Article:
Concerns have also been raised about extremism in the ranks after several veterans were arrested in connection with the insurrection, and 12 guardsmen have been removed from inauguration duties after FBI vetting flagged them.

Several lawmakers asked Austin about his plans to root out extremists. Without delving into specifics, Austin pledged to address the issue. He recounted learning from his time as a lieutenant colonel in the 82nd Airborne Division in 1995, when an investigation found 22 soldiers at Fort Bragg had ties to extremist groups.

“We woke up one day and discovered that we had extremist elements in our ranks, and they did bad things that we certainly held them accountable for,” he said. “But we discovered that the signs for that activity were there all along. We just didn't know what to look for or what to pay attention to. But we learned from that.”

Austin was also similarly pressed repeatedly on his plans for addressing sexual assault in the ranks and again pledged to tackle the issue without offering specifics.

“If confirmed I will fight hard to stamp out sexual assault and to rid our ranks of racists and extremists and to create a climate where everyone fit and willing has the opportunity to serve this country with dignity,” he said. “The job of the Department of Defense is to keep America safe from our enemies. But we can't do that if some of those enemies lie within our own ranks.”

Austin also faced questions from Warren about his position on the board of directors at major defense contractor Raytheon Technologies Corp. In ethics forms ahead of his confirmation hearing, Austin said he would recuse himself from decisions involving the company for a year unless a Pentagon ethics official determines the need for his participation outweighs the perception of a conflict of interest.


But under Warren’s questioning, Austin pledged to recuse himself for four years and also said he would look for alternatives before seeking an exception to his recusal. He also said he has no plans to become a lobbyist or rejoin a board at a defense contractor after he serves as Defense secretary.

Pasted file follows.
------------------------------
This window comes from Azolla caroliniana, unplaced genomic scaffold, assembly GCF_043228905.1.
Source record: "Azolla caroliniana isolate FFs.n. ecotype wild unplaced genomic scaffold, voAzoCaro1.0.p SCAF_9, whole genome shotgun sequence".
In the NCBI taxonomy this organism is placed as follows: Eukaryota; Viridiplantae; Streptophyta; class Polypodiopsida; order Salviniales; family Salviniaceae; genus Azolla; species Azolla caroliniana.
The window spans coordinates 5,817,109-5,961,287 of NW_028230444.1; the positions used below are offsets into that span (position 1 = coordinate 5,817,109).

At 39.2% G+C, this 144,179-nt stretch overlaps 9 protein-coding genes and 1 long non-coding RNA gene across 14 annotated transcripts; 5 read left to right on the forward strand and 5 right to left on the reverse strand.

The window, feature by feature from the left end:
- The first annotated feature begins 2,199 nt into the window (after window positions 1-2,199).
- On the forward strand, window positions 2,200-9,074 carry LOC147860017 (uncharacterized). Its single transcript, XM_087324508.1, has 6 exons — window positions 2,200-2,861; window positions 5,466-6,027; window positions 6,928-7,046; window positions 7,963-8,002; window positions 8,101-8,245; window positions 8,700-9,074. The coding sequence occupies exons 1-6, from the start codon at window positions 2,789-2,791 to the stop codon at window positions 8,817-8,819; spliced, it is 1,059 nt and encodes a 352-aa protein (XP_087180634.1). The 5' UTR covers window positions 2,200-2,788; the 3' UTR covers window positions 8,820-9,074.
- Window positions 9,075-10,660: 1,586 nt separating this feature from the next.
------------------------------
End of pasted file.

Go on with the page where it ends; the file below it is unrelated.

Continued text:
Warren, who has torn into previous Pentagon nominees for their ties to defense contractors, appeared satisfied by Austin’s answers.

“Going above and beyond what federal law requires, as you are doing here, sends a powerful message that you are working on behalf of the American people,” Warren told Austin.

Austin was also peppered with questions about confronting China. Austin’s military career was largely focused on the Middle East, and detractors of his nomination have questioned whether he has the experience to address what is expected to be the biggest national security issue in the coming years.

Austin pledged to be “laser-focused” on remaining competitive with China if he’s confirmed.

“Globally, I understand that Asia must be the focus of our effort, and I see China in particular as a pacing challenge for the department,” he said.


Austin also said the war in Afghanistan must come to an end, but left open the possibility of leaving U.S. counterterrorism forces in the country.

“In accordance with what the president-elect wants to see, I think we want to see an Afghanistan in the future that does not present a threat to America,” Austin said. “So a focus on some counterterrorism issues, I think in the future ... would be helpful.”

Austin also unequivocally said he supports overturning the Trump administration’s ban on most transgender military service.

“I support the president's plan to overturn the ban,” he said. “I truly believe, senator, as I said in my opening statement, that if you are fit and you’re qualified to serve and you can maintain the standards, you should be allowed to serve.”

In perhaps the most fraught exchange of the hearing, Austin briefly tangled with Sen. Deb FischerDebra (Deb) Strobel FischerBiden pick for Pentagon cruises through confirmation hearing Push for ,000 stimulus checks hits Senate buzzsaw Overnight Energy: Biden makes historic pick with Haaland for Interior | Biden set to tap North Carolina official to lead EPA | Gina McCarthy forges new path as White House climate lead MORE (R-Neb.) over nuclear policy.

Early in the hearing, Austin said he “personally” supports the nuclear triad, which refers to delivering a nuclear weapon by air, sea or land. But pressed by Fischer on whether he supports ongoing nuclear modernization programs, Austin would only say he needs to review the issue when he’s confirmed, an answer Fischer called “surprising.”

“I understand it's a complicated topic, but it is a 60-year-old, foundational concept that we have here,” Fischer said of the triad.

“I think that we're in agreement that this is a priority, this needs to remain a priority,” Austin replied. “What I was just conveying was specific timelines of which pieces are being resourced at what rate. Those things I would really like to get into details and have a further discussion with you on that. But there's no question that I consider this to be a priority, and it will remain a priority.”